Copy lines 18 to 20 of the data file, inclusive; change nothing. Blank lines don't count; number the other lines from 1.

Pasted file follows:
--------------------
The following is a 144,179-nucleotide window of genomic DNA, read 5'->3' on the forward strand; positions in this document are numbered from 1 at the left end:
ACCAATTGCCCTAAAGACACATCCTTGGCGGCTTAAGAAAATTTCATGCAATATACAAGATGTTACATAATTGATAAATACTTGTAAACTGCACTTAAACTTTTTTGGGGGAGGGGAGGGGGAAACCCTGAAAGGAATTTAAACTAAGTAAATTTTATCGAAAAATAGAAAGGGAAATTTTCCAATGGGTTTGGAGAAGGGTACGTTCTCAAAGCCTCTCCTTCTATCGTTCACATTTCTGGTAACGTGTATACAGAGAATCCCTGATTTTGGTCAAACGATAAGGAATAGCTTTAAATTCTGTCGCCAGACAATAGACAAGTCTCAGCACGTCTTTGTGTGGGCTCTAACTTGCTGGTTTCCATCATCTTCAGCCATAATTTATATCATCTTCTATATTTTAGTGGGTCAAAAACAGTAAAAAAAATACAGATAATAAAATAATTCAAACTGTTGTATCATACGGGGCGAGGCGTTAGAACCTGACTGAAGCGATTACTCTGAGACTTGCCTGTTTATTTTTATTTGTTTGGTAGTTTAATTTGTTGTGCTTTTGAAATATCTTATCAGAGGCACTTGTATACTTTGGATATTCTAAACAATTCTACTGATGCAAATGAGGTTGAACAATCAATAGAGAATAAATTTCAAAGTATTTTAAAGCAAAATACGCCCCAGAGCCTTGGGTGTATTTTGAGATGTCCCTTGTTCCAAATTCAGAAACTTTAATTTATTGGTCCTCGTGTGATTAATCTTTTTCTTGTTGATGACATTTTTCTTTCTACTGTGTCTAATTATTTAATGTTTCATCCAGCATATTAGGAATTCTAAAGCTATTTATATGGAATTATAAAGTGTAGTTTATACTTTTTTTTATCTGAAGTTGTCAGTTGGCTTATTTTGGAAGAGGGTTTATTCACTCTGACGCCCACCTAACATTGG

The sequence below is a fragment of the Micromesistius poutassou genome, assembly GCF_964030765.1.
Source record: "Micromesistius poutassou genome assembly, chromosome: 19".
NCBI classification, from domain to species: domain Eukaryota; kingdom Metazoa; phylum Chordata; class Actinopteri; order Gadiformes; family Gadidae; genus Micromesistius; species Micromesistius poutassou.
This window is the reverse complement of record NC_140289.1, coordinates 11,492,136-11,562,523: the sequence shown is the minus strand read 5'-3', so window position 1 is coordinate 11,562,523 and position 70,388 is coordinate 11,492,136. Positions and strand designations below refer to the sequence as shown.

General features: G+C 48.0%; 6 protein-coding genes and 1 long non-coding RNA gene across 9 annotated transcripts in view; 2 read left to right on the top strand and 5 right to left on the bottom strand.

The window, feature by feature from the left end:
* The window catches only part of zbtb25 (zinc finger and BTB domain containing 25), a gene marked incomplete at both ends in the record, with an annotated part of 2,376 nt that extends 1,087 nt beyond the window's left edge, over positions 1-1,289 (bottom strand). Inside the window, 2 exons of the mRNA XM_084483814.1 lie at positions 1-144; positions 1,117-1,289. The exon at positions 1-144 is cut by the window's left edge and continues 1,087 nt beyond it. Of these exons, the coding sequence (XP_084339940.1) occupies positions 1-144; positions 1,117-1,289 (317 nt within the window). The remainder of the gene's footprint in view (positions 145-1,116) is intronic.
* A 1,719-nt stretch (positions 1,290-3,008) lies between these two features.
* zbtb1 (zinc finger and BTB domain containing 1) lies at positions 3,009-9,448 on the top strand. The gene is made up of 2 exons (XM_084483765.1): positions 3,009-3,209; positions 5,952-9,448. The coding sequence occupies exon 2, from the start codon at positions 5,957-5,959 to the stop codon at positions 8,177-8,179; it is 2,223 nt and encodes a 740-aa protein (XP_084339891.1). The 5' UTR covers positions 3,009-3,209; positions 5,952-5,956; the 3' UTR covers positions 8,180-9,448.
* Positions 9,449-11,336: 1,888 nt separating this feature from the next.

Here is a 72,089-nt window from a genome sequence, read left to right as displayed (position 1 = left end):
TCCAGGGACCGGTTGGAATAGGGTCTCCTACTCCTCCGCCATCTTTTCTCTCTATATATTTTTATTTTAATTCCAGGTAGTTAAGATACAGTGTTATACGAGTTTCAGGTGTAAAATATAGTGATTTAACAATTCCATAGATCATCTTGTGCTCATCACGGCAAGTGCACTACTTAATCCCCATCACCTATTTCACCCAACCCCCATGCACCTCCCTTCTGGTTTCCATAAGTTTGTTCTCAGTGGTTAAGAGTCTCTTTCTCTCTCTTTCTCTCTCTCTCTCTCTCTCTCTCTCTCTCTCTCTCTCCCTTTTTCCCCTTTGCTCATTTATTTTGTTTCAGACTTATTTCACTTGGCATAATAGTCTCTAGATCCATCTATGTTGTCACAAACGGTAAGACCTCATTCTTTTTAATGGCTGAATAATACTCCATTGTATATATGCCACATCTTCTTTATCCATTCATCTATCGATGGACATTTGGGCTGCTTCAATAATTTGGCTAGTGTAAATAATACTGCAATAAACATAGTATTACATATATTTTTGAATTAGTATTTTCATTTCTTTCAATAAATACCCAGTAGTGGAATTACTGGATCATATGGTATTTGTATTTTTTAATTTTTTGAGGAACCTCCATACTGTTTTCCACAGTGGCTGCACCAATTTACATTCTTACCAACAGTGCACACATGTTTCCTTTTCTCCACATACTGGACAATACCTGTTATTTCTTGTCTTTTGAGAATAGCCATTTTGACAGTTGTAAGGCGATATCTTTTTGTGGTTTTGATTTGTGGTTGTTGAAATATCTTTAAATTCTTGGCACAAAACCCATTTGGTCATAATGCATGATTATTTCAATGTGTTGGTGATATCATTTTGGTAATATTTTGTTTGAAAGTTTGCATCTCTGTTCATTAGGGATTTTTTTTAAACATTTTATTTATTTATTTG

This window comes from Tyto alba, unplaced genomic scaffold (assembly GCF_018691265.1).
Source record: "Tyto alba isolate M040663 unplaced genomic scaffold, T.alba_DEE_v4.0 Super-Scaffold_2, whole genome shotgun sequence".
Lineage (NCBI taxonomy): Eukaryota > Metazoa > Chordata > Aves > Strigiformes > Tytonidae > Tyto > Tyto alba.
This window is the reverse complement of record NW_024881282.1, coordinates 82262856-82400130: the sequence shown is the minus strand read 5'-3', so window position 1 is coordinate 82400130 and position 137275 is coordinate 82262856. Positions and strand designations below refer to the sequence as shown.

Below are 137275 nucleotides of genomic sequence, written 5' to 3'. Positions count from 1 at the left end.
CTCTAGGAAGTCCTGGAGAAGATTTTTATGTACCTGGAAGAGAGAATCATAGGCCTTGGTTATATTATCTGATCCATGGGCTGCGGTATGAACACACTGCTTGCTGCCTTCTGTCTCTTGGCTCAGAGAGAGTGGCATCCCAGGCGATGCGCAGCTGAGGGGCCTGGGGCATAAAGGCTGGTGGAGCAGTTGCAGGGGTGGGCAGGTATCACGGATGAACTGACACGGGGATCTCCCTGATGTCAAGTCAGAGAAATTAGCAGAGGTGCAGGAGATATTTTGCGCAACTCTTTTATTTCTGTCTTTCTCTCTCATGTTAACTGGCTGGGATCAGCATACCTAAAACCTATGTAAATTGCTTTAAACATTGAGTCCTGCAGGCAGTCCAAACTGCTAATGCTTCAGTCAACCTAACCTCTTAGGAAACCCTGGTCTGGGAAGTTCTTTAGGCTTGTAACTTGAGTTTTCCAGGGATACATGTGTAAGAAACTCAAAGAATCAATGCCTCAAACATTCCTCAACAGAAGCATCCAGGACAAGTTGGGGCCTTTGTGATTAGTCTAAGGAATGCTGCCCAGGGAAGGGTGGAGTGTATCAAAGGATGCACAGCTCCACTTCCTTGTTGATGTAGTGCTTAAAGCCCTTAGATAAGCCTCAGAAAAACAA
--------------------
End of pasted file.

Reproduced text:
This window is the reverse complement of record NW_024881282.1, coordinates 82262856-82400130: the sequence shown is the minus strand read 5'-3', so window position 1 is coordinate 82400130 and position 137275 is coordinate 82262856. Positions and strand designations below refer to the sequence as shown.

Below are 137275 nucleotides of genomic sequence, written 5' to 3'. Positions count from 1 at the left end.
CTCTAGGAAGTCCTGGAGAAGATTTTTATGTACCTGGAAGAGAGAATCATAGGCCTTGGTTATATTATCTGATCCATGGGCTGCGGTATGAACACACTGCTTGCTGCCTTCTGTCTCTTGGCTCAGAGAGAGTGGCATCCCAGGCGATGCGCAGCTGAGGGGCCTGGGGCATAAAGGCTGGTGGAGCAGTTGCAGGGGTGGGCAGGTATCACGGATGAACTGACACGGGGATCTCCCTGATGTCAAGTCAGAGAAATTAGCAGAGGTGCAGGAGATATTTTGCGCAACTCTTTTATTTCTGTCTTTCTCTCTCATGTTAACTGGCTGGGATCAGCATACCTAAAACCTATGTAAATTGCTTTAAACATTGAGTCCTGCAGGCAGTCCAAACTGCTAATGCTTCAGTCAACCTAACCTCTTAGGAAACCCTGGTCTGGGAAGTTCTTTAGGCTTGTAACTTGAGTTTTCCAGGGATACATGTGTAAGAAACTCAAAGAATCAATGCCTCAAACATTCCTCAACAGAAGCATCCAGGACAAGTTGGGGCCTTTGTGATTAGTCTAAGGAATGCTGCCCAGGGAAGGGTGGAGTGTATCAAAGGATGCACAGCTCCACTTCCTTGTTGATGTAGTGCTTAAAGCCCTTAGATAAGCCTCAGAAAAACAA